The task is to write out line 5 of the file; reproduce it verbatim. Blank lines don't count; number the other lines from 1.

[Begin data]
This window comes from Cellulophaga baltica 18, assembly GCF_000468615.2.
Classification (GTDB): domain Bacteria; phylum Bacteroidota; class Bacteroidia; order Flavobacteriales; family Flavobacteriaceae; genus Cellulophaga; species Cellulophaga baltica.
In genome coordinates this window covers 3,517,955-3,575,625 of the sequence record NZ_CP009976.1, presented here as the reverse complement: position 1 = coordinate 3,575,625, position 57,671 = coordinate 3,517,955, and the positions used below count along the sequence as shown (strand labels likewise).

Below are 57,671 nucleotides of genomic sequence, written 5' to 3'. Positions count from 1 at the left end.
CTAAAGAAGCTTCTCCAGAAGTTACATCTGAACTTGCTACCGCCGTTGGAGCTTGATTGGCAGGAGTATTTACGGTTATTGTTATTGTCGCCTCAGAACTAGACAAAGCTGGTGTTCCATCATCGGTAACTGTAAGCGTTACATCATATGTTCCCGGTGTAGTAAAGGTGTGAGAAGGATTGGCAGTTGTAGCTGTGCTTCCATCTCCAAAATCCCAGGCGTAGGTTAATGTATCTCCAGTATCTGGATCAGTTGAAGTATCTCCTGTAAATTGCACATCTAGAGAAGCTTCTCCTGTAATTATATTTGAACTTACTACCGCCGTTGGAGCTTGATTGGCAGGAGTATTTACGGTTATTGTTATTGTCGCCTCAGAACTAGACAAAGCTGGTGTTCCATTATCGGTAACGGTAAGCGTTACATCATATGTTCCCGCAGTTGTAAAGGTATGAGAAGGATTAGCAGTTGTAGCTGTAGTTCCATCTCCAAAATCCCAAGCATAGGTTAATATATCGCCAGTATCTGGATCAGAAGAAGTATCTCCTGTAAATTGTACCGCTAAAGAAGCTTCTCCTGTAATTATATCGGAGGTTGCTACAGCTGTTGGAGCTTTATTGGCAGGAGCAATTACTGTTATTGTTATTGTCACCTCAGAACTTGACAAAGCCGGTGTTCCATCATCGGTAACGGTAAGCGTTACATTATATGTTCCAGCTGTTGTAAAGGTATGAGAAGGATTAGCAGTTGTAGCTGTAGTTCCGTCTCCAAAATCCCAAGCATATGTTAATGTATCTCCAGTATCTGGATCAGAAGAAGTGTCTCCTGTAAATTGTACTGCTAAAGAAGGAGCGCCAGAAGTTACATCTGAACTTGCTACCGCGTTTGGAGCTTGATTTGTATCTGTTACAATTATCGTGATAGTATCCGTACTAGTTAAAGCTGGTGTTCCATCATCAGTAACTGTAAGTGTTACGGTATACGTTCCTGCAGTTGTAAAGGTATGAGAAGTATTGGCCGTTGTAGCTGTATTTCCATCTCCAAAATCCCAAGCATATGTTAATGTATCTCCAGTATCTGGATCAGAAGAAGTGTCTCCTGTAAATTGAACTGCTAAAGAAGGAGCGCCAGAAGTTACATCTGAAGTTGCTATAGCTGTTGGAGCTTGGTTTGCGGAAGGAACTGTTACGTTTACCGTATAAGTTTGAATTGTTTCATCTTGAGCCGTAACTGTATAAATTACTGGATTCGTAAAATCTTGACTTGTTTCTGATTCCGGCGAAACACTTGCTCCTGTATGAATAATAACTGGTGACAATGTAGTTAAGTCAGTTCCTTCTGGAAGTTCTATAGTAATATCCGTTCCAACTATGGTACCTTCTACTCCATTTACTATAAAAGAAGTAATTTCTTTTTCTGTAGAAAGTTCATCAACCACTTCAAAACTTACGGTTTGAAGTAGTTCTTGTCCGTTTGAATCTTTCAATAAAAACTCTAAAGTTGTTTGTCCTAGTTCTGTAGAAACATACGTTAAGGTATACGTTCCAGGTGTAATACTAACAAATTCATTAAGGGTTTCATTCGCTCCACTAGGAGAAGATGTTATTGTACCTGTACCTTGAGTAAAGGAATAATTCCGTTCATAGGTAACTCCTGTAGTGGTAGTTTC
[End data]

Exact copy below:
CTAAAGAAGCTTCTCCAGAAGTTACATCTGAACTTGCTACCGCCGTTGGAGCTTGATTGGCAGGAGTATTTACGGTTATTGTTATTGTCGCCTCAGAACTAGACAAAGCTGGTGTTCCATCATCGGTAACTGTAAGCGTTACATCATATGTTCCCGGTGTAGTAAAGGTGTGAGAAGGATTGGCAGTTGTAGCTGTGCTTCCATCTCCAAAATCCCAGGCGTAGGTTAATGTATCTCCAGTATCTGGATCAGTTGAAGTATCTCCTGTAAATTGCACATCTAGAGAAGCTTCTCCTGTAATTATATTTGAACTTACTACCGCCGTTGGAGCTTGATTGGCAGGAGTATTTACGGTTATTGTTATTGTCGCCTCAGAACTAGACAAAGCTGGTGTTCCATTATCGGTAACGGTAAGCGTTACATCATATGTTCCCGCAGTTGTAAAGGTATGAGAAGGATTAGCAGTTGTAGCTGTAGTTCCATCTCCAAAATCCCAAGCATAGGTTAATATATCGCCAGTATCTGGATCAGAAGAAGTATCTCCTGTAAATTGTACCGCTAAAGAAGCTTCTCCTGTAATTATATCGGAGGTTGCTACAGCTGTTGGAGCTTTATTGGCAGGAGCAATTACTGTTATTGTTATTGTCACCTCAGAACTTGACAAAGCCGGTGTTCCATCATCGGTAACGGTAAGCGTTACATTATATGTTCCAGCTGTTGTAAAGGTATGAGAAGGATTAGCAGTTGTAGCTGTAGTTCCGTCTCCAAAATCCCAAGCATATGTTAATGTATCTCCAGTATCTGGATCAGAAGAAGTGTCTCCTGTAAATTGTACTGCTAAAGAAGGAGCGCCAGAAGTTACATCTGAACTTGCTACCGCGTTTGGAGCTTGATTTGTATCTGTTACAATTATCGTGATAGTATCCGTACTAGTTAAAGCTGGTGTTCCATCATCAGTAACTGTAAGTGTTACGGTATACGTTCCTGCAGTTGTAAAGGTATGAGAAGTATTGGCCGTTGTAGCTGTATTTCCATCTCCAAAATCCCAAGCATATGTTAATGTATCTCCAGTATCTGGATCAGAAGAAGTGTCTCCTGTAAATTGAACTGCTAAAGAAGGAGCGCCAGAAGTTACATCTGAAGTTGCTATAGCTGTTGGAGCTTGGTTTGCGGAAGGAACTGTTACGTTTACCGTATAAGTTTGAATTGTTTCATCTTGAGCCGTAACTGTATAAATTACTGGATTCGTAAAATCTTGACTTGTTTCTGATTCCGGCGAAACACTTGCTCCTGTATGAATAATAACTGGTGACAATGTAGTTAAGTCAGTTCCTTCTGGAAGTTCTATAGTAATATCCGTTCCAACTATGGTACCTTCTACTCCATTTACTATAAAAGAAGTAATTTCTTTTTCTGTAGAAAGTTCATCAACCACTTCAAAACTTACGGTTTGAAGTAGTTCTTGTCCGTTTGAATCTTTCAATAAAAACTCTAAAGTTGTTTGTCCTAGTTCTGTAGAAACATACGTTAAGGTATACGTTCCAGGTGTAATACTAACAAATTCATTAAGGGTTTCATTCGCTCCACTAGGAGAAGATGTTATTGTACCTGTACCTTGAGTAAAGGAATAATTCCGTTCATAGGTAACTCCTGTAGTGGTAGTTTC